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Kashmir's missing children
A M Sofi in Srinagar | March 07, 2007 10:51 IST
Last Updated: March 07, 2007 11:32 IST
Shaheena Guru still remembers that June day in 1994, when she was standing at a bus stop in Srinagar with her 24-year-old brother Abdul Hameed.
Sub-inspector Vinod of the Border Security Force's 30th battalion came and took Abdul away. Abdul has not been seen again.
"It is worse than death. It's a trauma that we live with everyday. In the case of death, you are convinced that the person is no more. But disappearance makes the situation unbearable when you think the person is somewhere but never to be seen", sobs Shaheena.
For more than 12 years, she tried her best to locate Abdul, who used to work in a court as the agent of a lawyer, but without success.
Shaheena is just one among the many Kashmiris whose family members have been missing and are alleged to have become victims of fake encounter killings by security forces.
Early this month, a south Kashmir carpenter Abdul Rehman Padder was taken away by the cops and was later killed in a fake encounter.
The Jammu and Kashmir government has asked all police stations and criminal investigation department centres to update the list of missing persons in their jurisdiction to facilitate early investigation of all such cases.
The killing of innocent people in fake encounters has triggered a wave of protests against custodial disappearances in the Kashmir valley with protesters demanding that their children be found or declared dead.
While the government maintains that 1,017 youth are missing since the break of militancy in 1989-90, the Association of Parents of Disappeared Persons claims at least 10,000 persons have disappeared since 1989 in the state.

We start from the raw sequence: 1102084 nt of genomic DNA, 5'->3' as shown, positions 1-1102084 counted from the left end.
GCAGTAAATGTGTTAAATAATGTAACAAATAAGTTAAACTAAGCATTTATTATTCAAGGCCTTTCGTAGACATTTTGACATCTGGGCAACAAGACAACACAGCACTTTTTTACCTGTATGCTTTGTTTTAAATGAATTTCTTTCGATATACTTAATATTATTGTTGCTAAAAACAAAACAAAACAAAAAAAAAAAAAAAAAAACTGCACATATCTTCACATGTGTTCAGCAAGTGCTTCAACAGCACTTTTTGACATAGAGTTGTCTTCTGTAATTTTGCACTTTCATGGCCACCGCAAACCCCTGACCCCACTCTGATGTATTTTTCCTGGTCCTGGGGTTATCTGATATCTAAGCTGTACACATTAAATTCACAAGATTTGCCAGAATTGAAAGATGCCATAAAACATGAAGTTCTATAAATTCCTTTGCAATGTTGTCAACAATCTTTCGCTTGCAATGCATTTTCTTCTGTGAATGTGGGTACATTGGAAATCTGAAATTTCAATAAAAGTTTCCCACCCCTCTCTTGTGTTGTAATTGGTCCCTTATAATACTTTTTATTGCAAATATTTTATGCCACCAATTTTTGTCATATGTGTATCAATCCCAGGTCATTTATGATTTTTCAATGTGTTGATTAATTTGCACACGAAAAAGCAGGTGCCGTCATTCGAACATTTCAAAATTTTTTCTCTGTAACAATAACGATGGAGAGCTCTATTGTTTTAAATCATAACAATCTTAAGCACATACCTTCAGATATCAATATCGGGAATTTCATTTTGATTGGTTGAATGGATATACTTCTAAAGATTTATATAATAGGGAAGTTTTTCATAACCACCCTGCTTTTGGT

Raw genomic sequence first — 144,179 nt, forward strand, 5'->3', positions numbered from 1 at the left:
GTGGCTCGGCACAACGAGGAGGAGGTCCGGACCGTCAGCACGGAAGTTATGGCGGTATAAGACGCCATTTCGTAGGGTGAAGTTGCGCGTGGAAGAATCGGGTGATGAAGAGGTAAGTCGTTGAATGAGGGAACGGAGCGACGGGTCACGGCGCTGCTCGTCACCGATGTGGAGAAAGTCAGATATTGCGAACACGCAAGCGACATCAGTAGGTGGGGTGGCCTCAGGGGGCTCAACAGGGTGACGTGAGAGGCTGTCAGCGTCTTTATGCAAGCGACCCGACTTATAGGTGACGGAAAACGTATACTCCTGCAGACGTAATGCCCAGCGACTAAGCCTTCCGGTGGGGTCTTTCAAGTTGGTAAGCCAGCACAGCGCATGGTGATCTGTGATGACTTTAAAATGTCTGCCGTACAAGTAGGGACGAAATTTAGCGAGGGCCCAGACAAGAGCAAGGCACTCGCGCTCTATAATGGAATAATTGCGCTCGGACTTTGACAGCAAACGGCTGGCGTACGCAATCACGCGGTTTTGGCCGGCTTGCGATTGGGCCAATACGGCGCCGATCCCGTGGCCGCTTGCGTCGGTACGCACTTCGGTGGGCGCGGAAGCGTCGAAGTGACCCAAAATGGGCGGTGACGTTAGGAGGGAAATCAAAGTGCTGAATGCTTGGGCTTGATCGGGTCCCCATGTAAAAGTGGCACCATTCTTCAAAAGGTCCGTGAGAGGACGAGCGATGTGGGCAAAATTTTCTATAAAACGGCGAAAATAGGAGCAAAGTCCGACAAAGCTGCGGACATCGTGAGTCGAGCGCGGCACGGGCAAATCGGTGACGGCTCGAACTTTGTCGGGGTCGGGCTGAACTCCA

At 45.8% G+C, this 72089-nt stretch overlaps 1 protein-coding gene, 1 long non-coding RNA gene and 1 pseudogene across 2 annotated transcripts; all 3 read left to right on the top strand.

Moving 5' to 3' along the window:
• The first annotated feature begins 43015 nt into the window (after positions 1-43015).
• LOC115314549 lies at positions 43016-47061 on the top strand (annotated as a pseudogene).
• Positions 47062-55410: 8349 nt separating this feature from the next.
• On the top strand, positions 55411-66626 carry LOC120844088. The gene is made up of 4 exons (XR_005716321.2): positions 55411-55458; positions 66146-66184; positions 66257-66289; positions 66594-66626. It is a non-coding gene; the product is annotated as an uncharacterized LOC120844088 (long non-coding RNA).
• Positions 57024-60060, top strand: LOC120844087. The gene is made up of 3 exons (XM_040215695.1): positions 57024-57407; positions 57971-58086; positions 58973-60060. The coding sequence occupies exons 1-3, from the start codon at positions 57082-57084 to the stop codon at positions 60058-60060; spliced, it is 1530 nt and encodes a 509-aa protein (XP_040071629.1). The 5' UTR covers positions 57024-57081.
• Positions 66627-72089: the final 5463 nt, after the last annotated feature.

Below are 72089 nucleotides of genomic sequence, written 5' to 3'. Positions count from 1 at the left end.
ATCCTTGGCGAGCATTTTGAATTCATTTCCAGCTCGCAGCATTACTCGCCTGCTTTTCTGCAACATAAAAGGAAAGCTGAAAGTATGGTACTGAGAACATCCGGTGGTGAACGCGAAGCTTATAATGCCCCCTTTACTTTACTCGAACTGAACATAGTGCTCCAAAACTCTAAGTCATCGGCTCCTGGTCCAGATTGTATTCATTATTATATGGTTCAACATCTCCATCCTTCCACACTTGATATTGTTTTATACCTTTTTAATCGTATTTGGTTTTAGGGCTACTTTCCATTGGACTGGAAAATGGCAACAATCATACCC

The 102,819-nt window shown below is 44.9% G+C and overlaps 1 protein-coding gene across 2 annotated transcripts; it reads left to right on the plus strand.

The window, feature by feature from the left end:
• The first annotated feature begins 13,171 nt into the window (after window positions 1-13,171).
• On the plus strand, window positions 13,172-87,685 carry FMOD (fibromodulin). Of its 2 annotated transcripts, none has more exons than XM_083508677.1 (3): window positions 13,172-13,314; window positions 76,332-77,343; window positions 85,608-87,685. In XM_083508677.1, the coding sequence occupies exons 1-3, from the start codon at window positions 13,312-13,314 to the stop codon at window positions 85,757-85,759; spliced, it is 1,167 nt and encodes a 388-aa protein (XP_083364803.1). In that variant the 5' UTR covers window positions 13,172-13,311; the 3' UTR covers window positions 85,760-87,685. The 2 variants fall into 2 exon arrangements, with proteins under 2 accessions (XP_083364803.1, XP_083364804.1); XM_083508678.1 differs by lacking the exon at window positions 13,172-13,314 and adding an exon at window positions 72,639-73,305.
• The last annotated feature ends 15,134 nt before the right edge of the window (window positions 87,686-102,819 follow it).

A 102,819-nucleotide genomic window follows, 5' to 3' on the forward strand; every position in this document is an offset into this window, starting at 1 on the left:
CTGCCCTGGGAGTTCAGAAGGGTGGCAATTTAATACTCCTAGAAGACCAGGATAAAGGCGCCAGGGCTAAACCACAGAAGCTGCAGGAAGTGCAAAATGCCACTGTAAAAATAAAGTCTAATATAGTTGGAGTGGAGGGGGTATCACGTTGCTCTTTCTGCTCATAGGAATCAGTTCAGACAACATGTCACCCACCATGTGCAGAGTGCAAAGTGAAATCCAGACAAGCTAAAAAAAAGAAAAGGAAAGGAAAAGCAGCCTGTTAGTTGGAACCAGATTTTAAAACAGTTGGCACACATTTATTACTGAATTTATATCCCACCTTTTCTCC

After the growing outcry over the issue, the government has promised to look into all such cases.
The protests against missing kin are not limited to Srinagar. Daily protest demonstrations are being held in every district, tehsil and village.
The Association for Parents of Disappeared Persons led by Parveen Ahanger had threatened self-immolation if the government failed to provide information about their kin within a month.
"We will set ourselves on fire in Lal Chowk in the heart of the city if the government does not provide us information about our wards within a month," Parveen, a resident of Batmaloo locality of central Srinagar, told PTI.
She said the members of the association were upset over the silence of successive state governments towards their plight.
The APDP demanded a probe into disappearance of the people since 1989. "We demand a probe under the Commissions of Inquiry Act headed by a judge acceptable to the families of the 10,000 disappeared persons," a spokesman of the Association said.
Referring to the recent statement of Chief Minister Ghulam Nabi Azad to probe the disappearances, the spokesman alleged that it is a delaying tactic.
The spokesman said mass graves have been found across the state where unidentified bodies are lying.
The spokesman claimed these mass graves are mostly located in the vicinity of the various army and SOG camps.